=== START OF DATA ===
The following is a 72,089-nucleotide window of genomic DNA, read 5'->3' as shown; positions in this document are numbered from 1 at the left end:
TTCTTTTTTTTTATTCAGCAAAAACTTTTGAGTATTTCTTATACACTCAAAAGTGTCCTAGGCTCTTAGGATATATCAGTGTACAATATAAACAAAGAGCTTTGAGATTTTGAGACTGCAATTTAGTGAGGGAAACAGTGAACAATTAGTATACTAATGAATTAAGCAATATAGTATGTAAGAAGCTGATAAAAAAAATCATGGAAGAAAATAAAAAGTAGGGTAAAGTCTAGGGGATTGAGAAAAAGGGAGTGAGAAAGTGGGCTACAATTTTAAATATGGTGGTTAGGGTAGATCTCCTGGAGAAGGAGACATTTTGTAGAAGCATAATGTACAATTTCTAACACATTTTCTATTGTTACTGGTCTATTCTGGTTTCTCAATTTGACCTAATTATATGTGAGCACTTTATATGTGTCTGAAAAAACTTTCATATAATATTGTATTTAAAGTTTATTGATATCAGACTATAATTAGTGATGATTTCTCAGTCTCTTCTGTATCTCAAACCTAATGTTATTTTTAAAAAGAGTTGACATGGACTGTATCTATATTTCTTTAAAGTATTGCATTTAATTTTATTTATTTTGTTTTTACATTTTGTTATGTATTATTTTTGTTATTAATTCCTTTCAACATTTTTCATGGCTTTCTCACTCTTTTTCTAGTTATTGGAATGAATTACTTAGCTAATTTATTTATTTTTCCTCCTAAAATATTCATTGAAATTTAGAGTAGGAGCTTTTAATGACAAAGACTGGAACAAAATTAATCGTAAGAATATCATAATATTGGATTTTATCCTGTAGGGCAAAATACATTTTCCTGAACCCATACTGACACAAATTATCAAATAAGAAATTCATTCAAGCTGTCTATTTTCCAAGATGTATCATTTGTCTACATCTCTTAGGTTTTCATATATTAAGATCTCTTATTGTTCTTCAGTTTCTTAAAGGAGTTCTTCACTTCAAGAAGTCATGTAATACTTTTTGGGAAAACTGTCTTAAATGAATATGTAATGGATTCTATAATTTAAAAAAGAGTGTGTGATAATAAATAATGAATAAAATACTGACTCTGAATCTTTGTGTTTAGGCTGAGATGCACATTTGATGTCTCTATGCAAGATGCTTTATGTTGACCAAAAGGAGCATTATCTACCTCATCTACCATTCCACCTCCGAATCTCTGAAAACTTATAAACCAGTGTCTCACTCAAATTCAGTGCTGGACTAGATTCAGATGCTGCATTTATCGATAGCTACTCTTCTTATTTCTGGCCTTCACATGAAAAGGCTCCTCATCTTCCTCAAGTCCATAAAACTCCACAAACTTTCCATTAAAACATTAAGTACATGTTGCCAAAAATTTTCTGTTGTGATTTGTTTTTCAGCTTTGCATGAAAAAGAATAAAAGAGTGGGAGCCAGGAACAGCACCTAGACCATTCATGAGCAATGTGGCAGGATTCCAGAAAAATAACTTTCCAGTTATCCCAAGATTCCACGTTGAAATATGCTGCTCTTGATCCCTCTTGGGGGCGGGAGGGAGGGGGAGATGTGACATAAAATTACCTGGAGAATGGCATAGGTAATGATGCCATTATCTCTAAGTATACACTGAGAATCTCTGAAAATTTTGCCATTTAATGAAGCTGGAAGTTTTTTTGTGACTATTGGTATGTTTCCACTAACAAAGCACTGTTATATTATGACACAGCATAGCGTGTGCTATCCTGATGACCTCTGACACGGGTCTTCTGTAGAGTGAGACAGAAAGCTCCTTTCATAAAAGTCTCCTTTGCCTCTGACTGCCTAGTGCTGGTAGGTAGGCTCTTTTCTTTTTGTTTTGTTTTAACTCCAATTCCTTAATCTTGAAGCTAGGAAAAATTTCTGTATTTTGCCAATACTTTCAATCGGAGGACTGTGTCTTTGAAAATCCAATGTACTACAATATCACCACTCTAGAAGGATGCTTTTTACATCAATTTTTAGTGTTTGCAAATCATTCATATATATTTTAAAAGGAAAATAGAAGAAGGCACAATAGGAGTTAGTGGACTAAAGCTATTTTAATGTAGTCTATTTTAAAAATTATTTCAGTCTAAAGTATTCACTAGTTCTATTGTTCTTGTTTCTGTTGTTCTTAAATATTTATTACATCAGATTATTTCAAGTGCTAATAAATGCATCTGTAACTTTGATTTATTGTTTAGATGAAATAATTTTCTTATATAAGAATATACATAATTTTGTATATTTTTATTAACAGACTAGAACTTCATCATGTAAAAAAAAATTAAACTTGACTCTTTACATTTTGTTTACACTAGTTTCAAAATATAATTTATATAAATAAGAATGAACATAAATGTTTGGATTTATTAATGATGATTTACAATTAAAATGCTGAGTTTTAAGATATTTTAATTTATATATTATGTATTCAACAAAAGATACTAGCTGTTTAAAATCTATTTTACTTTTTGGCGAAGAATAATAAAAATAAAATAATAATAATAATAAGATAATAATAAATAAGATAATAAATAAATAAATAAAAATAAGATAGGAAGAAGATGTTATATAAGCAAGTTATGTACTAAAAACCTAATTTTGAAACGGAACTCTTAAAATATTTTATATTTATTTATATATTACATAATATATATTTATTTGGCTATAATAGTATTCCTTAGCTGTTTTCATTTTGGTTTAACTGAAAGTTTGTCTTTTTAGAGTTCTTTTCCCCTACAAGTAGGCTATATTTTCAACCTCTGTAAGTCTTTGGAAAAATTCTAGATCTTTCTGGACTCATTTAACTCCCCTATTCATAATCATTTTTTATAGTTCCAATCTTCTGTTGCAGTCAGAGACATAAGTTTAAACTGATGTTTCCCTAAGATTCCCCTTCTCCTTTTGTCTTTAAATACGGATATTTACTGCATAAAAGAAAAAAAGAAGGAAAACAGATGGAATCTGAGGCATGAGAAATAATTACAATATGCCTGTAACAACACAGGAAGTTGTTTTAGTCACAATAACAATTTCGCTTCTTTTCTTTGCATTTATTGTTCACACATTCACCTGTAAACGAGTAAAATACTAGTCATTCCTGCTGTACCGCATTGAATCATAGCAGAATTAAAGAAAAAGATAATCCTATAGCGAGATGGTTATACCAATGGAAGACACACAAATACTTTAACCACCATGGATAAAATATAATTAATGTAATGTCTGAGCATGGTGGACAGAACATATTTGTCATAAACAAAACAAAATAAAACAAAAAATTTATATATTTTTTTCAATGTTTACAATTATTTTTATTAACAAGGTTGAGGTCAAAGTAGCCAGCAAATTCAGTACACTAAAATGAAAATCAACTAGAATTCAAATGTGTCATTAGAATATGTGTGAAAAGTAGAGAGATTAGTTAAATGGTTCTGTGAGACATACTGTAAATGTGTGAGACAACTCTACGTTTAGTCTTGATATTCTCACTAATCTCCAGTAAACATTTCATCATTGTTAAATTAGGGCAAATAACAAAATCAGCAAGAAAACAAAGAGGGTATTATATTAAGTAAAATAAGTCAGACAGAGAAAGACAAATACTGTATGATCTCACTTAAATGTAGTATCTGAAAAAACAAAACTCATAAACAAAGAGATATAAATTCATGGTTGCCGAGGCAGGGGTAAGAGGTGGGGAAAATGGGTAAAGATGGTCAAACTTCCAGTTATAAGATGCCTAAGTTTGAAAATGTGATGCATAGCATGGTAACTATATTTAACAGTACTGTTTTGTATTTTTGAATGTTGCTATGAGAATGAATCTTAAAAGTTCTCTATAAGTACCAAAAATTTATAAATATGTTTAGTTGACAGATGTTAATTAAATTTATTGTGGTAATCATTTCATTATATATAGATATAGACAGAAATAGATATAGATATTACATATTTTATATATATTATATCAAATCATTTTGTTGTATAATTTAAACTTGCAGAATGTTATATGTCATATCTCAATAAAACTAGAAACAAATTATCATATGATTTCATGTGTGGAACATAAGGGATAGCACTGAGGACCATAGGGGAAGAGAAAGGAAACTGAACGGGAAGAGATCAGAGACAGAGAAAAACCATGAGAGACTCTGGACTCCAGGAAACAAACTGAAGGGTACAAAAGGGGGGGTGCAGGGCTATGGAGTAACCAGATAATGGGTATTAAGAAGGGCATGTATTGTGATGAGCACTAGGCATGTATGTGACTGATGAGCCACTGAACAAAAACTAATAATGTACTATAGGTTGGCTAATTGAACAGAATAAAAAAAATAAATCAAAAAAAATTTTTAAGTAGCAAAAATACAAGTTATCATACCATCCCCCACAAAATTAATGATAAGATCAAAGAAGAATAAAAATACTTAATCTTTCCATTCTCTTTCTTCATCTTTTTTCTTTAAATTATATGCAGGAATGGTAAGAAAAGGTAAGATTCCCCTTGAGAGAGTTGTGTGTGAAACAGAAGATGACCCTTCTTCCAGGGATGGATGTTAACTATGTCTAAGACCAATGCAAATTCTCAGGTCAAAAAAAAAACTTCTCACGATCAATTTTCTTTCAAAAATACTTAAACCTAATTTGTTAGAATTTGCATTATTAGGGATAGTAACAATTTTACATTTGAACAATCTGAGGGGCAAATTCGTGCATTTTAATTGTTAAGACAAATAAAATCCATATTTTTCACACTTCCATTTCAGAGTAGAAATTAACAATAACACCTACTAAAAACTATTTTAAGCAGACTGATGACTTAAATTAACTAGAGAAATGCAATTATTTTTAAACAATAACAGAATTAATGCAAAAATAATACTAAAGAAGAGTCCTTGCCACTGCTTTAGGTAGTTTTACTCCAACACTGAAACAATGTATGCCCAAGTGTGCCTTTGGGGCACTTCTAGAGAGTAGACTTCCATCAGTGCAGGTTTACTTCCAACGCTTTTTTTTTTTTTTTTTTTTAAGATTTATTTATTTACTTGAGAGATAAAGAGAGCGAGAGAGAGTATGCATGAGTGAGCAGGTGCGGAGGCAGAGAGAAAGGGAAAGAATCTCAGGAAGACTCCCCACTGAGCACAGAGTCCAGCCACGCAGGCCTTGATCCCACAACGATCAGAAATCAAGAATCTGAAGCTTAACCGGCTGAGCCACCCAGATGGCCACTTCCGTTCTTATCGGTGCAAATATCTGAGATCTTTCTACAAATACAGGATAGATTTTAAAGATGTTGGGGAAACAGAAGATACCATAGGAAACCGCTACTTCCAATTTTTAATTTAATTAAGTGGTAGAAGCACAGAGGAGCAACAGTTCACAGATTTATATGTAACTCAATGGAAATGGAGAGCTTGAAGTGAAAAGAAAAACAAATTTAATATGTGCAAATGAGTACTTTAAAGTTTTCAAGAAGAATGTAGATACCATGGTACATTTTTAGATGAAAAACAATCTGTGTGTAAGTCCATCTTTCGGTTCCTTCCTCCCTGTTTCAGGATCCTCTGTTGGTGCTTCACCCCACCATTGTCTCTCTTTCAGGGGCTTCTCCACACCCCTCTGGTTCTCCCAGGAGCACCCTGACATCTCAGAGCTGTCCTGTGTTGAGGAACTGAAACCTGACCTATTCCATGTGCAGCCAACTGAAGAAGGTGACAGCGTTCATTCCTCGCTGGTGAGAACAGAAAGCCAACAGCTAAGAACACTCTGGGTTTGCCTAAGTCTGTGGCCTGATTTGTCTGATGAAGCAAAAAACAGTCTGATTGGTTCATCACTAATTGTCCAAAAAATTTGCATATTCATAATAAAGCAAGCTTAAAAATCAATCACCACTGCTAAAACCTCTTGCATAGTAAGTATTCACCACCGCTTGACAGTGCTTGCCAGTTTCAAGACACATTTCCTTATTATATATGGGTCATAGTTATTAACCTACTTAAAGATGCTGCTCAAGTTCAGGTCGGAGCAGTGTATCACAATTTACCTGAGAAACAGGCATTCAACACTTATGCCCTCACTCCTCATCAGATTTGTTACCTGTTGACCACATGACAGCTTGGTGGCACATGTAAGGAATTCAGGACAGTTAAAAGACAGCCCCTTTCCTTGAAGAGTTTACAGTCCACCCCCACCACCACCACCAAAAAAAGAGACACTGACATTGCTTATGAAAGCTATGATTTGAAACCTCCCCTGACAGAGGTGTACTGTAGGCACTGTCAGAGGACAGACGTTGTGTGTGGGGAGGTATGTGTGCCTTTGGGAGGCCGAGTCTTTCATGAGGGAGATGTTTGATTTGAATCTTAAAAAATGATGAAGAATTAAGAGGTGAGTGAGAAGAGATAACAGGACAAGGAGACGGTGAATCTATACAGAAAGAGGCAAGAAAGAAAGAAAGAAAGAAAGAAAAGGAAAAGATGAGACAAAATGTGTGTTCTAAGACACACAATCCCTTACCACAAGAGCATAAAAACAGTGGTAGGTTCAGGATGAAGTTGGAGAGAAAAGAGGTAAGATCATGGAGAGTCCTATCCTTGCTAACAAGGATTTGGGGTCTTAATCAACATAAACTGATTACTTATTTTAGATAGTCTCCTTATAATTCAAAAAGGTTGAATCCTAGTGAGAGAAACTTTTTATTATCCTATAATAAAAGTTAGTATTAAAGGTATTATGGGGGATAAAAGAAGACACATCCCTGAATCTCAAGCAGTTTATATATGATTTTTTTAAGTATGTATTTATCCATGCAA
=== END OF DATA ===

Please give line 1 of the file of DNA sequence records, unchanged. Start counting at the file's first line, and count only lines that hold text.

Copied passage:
The following is a 72,089-nucleotide window of genomic DNA, read 5'->3' as shown; positions in this document are numbered from 1 at the left end: